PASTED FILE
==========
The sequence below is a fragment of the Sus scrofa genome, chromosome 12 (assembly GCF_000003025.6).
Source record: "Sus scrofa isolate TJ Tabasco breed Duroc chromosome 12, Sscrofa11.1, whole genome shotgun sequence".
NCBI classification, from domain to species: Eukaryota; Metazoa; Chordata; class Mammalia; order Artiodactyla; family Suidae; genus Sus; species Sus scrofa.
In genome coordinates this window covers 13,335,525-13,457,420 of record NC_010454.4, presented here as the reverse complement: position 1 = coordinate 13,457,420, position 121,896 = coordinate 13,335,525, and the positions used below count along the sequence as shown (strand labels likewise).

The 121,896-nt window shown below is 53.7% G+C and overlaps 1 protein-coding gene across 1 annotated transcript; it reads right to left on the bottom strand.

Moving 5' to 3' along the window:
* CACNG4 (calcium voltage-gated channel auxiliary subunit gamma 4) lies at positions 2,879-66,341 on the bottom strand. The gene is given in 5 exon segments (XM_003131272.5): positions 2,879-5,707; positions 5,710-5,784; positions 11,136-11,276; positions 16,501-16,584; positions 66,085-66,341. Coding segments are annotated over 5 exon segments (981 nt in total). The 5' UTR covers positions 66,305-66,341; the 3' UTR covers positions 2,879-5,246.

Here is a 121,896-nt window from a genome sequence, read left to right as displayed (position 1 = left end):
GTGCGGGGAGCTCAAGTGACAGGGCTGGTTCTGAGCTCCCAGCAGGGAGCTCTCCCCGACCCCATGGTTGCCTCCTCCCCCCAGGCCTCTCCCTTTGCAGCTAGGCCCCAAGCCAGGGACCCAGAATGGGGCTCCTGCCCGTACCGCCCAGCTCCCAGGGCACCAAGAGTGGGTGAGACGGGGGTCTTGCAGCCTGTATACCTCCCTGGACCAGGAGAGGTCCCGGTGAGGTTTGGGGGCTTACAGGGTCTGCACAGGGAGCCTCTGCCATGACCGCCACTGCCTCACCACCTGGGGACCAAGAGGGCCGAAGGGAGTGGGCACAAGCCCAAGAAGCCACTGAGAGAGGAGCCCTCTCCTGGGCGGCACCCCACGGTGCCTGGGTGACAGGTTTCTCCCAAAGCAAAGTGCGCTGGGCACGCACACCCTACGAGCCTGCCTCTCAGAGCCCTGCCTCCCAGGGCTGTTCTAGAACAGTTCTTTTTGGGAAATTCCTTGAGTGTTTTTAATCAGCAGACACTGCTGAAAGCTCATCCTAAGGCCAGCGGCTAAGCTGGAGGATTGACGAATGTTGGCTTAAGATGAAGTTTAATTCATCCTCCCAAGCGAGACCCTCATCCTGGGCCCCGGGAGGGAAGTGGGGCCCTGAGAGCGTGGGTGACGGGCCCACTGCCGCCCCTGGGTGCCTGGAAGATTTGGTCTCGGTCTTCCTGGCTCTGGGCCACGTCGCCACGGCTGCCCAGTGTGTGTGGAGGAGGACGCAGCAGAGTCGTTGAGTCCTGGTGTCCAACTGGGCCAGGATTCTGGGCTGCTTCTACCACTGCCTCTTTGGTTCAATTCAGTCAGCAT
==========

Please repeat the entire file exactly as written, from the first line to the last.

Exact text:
The sequence below is a fragment of the Sus scrofa genome, chromosome 12 (assembly GCF_000003025.6).
Source record: "Sus scrofa isolate TJ Tabasco breed Duroc chromosome 12, Sscrofa11.1, whole genome shotgun sequence".
NCBI classification, from domain to species: Eukaryota; Metazoa; Chordata; class Mammalia; order Artiodactyla; family Suidae; genus Sus; species Sus scrofa.
In genome coordinates this window covers 13,335,525-13,457,420 of record NC_010454.4, presented here as the reverse complement: position 1 = coordinate 13,457,420, position 121,896 = coordinate 13,335,525, and the positions used below count along the sequence as shown (strand labels likewise).

The 121,896-nt window shown below is 53.7% G+C and overlaps 1 protein-coding gene across 1 annotated transcript; it reads right to left on the bottom strand.

Moving 5' to 3' along the window:
* CACNG4 (calcium voltage-gated channel auxiliary subunit gamma 4) lies at positions 2,879-66,341 on the bottom strand. The gene is given in 5 exon segments (XM_003131272.5): positions 2,879-5,707; positions 5,710-5,784; positions 11,136-11,276; positions 16,501-16,584; positions 66,085-66,341. Coding segments are annotated over 5 exon segments (981 nt in total). The 5' UTR covers positions 66,305-66,341; the 3' UTR covers positions 2,879-5,246.

Here is a 121,896-nt window from a genome sequence, read left to right as displayed (position 1 = left end):
GTGCGGGGAGCTCAAGTGACAGGGCTGGTTCTGAGCTCCCAGCAGGGAGCTCTCCCCGACCCCATGGTTGCCTCCTCCCCCCAGGCCTCTCCCTTTGCAGCTAGGCCCCAAGCCAGGGACCCAGAATGGGGCTCCTGCCCGTACCGCCCAGCTCCCAGGGCACCAAGAGTGGGTGAGACGGGGGTCTTGCAGCCTGTATACCTCCCTGGACCAGGAGAGGTCCCGGTGAGGTTTGGGGGCTTACAGGGTCTGCACAGGGAGCCTCTGCCATGACCGCCACTGCCTCACCACCTGGGGACCAAGAGGGCCGAAGGGAGTGGGCACAAGCCCAAGAAGCCACTGAGAGAGGAGCCCTCTCCTGGGCGGCACCCCACGGTGCCTGGGTGACAGGTTTCTCCCAAAGCAAAGTGCGCTGGGCACGCACACCCTACGAGCCTGCCTCTCAGAGCCCTGCCTCCCAGGGCTGTTCTAGAACAGTTCTTTTTGGGAAATTCCTTGAGTGTTTTTAATCAGCAGACACTGCTGAAAGCTCATCCTAAGGCCAGCGGCTAAGCTGGAGGATTGACGAATGTTGGCTTAAGATGAAGTTTAATTCATCCTCCCAAGCGAGACCCTCATCCTGGGCCCCGGGAGGGAAGTGGGGCCCTGAGAGCGTGGGTGACGGGCCCACTGCCGCCCCTGGGTGCCTGGAAGATTTGGTCTCGGTCTTCCTGGCTCTGGGCCACGTCGCCACGGCTGCCCAGTGTGTGTGGAGGAGGACGCAGCAGAGTCGTTGAGTCCTGGTGTCCAACTGGGCCAGGATTCTGGGCTGCTTCTACCACTGCCTCTTTGGTTCAATTCAGTCAGCAT